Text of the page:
New Social Media App Keeps Vets Connected and Offers a "Flare" for Support
Social networking has become a popular way for friends and family to stay in touch, sometimes connecting with people they haven’t seen in years. For military veterans, traditional social media outlets can be a great way to find fellow veterans, but most people on Facebook and Twitter are interacting with a large network of people. Veterans need a more private social media experience where they can network with other vets who share their own experiences.
Billing itself as the social network for the 0.5%, POS REP uses GPS to help veterans find other veterans within their own geographic area. Short for Position Report, POS REP is an app that can be downloaded on an iOS device for free. It will soon be available for Android devices, as well. Made by military veterans for military veterans, POS REP is designed to remove the sense of isolation among veterans, helping them connect with those who share their backgrounds and stay in touch with their fellow squadron members long after they’ve retired from active duty.
One of POS REP’s many benefits is its ability to help veterans who feel isolated, especially in the years following a tour of duty. An estimated 11-20 percent of those who served in Operation Iraqi Freedom and Operation Enduring Freedom are believed to suffer from Post-Traumatic Stress Disorder (PTSD) in a given year, while 12 percent of those who served in the Gulf War suffer from it. The numbers are even higher for those who served in the Vietnam War, with 30 percent of all veterans of that war having suffered from PTSD at some point since serving.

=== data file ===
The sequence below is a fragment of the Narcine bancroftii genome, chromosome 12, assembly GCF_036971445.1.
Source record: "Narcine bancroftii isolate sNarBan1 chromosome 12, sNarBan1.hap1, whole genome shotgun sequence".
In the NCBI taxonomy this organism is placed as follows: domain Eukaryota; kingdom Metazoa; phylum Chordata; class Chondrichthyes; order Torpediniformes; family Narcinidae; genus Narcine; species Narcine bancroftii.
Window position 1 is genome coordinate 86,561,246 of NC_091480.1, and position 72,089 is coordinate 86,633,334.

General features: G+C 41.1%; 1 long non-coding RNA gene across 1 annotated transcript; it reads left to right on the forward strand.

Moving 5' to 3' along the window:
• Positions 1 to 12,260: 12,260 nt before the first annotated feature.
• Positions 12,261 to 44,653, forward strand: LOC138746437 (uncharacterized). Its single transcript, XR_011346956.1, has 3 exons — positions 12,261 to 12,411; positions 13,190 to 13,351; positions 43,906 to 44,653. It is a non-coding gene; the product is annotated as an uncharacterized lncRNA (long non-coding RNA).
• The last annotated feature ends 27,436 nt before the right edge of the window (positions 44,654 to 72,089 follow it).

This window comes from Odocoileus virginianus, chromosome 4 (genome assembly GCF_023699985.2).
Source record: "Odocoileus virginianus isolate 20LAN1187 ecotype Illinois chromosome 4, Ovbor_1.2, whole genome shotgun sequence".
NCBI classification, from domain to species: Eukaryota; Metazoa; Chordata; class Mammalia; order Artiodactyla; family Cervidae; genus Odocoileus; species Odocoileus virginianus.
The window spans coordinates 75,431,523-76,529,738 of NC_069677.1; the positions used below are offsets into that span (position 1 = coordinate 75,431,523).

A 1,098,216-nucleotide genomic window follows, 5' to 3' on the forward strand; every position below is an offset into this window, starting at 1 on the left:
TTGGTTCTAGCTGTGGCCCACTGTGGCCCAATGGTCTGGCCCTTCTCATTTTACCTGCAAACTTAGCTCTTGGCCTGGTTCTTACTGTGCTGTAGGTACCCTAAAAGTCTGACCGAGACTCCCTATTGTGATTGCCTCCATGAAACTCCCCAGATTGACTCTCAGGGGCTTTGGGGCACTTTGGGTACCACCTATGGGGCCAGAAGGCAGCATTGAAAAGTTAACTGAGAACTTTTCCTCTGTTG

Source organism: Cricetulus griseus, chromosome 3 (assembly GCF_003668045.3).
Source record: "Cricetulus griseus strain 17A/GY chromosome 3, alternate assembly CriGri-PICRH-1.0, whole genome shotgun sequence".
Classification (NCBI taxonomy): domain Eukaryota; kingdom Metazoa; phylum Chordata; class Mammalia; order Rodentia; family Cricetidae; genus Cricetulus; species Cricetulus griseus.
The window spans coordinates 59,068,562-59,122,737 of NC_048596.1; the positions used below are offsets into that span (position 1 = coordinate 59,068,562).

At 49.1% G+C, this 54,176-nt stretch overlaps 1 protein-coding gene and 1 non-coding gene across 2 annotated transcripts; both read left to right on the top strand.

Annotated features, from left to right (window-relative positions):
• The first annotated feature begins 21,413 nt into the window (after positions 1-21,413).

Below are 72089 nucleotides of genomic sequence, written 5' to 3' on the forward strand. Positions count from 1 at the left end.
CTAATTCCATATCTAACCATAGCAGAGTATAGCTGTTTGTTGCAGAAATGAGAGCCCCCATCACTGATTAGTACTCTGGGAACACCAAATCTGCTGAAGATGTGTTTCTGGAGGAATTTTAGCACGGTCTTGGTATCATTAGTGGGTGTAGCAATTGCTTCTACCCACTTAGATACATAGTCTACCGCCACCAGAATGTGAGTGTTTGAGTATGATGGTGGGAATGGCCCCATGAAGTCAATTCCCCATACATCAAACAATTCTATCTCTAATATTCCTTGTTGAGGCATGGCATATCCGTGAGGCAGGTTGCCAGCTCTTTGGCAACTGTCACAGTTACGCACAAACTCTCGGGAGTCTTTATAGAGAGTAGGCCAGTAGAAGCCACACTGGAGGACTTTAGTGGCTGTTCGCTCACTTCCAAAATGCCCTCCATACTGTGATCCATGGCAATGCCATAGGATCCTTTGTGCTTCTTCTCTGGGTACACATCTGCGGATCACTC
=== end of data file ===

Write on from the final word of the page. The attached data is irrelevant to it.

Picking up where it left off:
PTSD is a serious issue, leading to depression, higher rates of physical problems, and suicidal thoughts in some people. Experts have found that by discussing their lingering feelings with other veterans, those suffering from PTSD can find a certain amount of relief. Not only does POS REP offer a sounding board through the app itself, its GPS functionality allows veterans to locate vets located nearby. Being able to directly connect with a vet in person could make a big difference to someone suffering from PTSD symptoms.
While the app is geared toward connecting veterans, it doesn’t divulge a person’s exact location unless he checks in using a “flare.” Veterans instead are told about veterans who are nearby without giving their exact addresses, letting users decide whether they want to get in touch or not.
In addition to discovering other veterans nearby, POS REP helps vets find resources like nearby healthcare, access to employment opportunities, and more. The app has been particularly successful in Los Angeles, where developers partnered with the local chapter of Volunteers of America to provide mentors to vets who need it.
POS REP demonstrates the power technology has to make a big difference in today’s society. In addition to helping vets feel more connected, the technology can also help them find the support they need to adjust to civilian life after years of military service.